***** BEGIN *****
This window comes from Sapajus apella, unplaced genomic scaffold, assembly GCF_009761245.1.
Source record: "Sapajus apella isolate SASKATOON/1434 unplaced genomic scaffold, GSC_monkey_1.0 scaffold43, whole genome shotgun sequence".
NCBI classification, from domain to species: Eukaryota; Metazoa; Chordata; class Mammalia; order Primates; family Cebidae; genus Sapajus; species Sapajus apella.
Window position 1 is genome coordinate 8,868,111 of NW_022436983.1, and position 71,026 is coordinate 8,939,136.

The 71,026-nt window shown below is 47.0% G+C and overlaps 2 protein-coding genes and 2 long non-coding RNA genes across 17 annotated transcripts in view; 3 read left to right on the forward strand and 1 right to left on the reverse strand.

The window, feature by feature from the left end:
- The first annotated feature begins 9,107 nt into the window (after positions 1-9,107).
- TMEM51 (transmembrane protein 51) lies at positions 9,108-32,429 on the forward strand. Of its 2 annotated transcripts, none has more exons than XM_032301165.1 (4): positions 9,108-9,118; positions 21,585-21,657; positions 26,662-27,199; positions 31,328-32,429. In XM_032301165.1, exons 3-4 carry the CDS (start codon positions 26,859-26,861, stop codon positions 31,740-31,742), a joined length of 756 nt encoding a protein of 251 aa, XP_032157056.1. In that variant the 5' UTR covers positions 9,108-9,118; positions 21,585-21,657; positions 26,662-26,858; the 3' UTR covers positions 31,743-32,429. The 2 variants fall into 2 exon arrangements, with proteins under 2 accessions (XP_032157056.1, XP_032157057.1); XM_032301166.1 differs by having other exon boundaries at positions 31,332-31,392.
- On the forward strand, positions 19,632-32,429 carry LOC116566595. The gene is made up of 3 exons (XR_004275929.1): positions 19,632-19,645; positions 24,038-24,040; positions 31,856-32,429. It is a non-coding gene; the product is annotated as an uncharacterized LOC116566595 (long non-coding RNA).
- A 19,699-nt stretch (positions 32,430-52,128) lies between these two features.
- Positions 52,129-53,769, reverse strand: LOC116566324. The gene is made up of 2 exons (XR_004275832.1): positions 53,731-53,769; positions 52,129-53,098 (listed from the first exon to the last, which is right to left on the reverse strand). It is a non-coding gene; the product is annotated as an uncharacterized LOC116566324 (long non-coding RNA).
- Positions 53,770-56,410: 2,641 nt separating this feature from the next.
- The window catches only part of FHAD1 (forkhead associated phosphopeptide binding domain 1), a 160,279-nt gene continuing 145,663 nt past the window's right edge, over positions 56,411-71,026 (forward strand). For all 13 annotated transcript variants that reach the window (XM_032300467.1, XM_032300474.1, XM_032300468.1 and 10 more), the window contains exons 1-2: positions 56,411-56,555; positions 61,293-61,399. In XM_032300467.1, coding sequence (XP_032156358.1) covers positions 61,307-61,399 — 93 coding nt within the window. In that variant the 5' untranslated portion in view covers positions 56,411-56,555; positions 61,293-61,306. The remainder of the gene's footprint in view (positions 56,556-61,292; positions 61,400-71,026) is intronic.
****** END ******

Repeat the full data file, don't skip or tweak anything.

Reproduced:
This window comes from Sapajus apella, unplaced genomic scaffold, assembly GCF_009761245.1.
Source record: "Sapajus apella isolate SASKATOON/1434 unplaced genomic scaffold, GSC_monkey_1.0 scaffold43, whole genome shotgun sequence".
NCBI classification, from domain to species: Eukaryota; Metazoa; Chordata; class Mammalia; order Primates; family Cebidae; genus Sapajus; species Sapajus apella.
Window position 1 is genome coordinate 8,868,111 of NW_022436983.1, and position 71,026 is coordinate 8,939,136.

The 71,026-nt window shown below is 47.0% G+C and overlaps 2 protein-coding genes and 2 long non-coding RNA genes across 17 annotated transcripts in view; 3 read left to right on the forward strand and 1 right to left on the reverse strand.

The window, feature by feature from the left end:
- The first annotated feature begins 9,107 nt into the window (after positions 1-9,107).
- TMEM51 (transmembrane protein 51) lies at positions 9,108-32,429 on the forward strand. Of its 2 annotated transcripts, none has more exons than XM_032301165.1 (4): positions 9,108-9,118; positions 21,585-21,657; positions 26,662-27,199; positions 31,328-32,429. In XM_032301165.1, exons 3-4 carry the CDS (start codon positions 26,859-26,861, stop codon positions 31,740-31,742), a joined length of 756 nt encoding a protein of 251 aa, XP_032157056.1. In that variant the 5' UTR covers positions 9,108-9,118; positions 21,585-21,657; positions 26,662-26,858; the 3' UTR covers positions 31,743-32,429. The 2 variants fall into 2 exon arrangements, with proteins under 2 accessions (XP_032157056.1, XP_032157057.1); XM_032301166.1 differs by having other exon boundaries at positions 31,332-31,392.
- On the forward strand, positions 19,632-32,429 carry LOC116566595. The gene is made up of 3 exons (XR_004275929.1): positions 19,632-19,645; positions 24,038-24,040; positions 31,856-32,429. It is a non-coding gene; the product is annotated as an uncharacterized LOC116566595 (long non-coding RNA).
- A 19,699-nt stretch (positions 32,430-52,128) lies between these two features.
- Positions 52,129-53,769, reverse strand: LOC116566324. The gene is made up of 2 exons (XR_004275832.1): positions 53,731-53,769; positions 52,129-53,098 (listed from the first exon to the last, which is right to left on the reverse strand). It is a non-coding gene; the product is annotated as an uncharacterized LOC116566324 (long non-coding RNA).
- Positions 53,770-56,410: 2,641 nt separating this feature from the next.
- The window catches only part of FHAD1 (forkhead associated phosphopeptide binding domain 1), a 160,279-nt gene continuing 145,663 nt past the window's right edge, over positions 56,411-71,026 (forward strand). For all 13 annotated transcript variants that reach the window (XM_032300467.1, XM_032300474.1, XM_032300468.1 and 10 more), the window contains exons 1-2: positions 56,411-56,555; positions 61,293-61,399. In XM_032300467.1, coding sequence (XP_032156358.1) covers positions 61,307-61,399 — 93 coding nt within the window. In that variant the 5' untranslated portion in view covers positions 56,411-56,555; positions 61,293-61,306. The remainder of the gene's footprint in view (positions 56,556-61,292; positions 61,400-71,026) is intronic.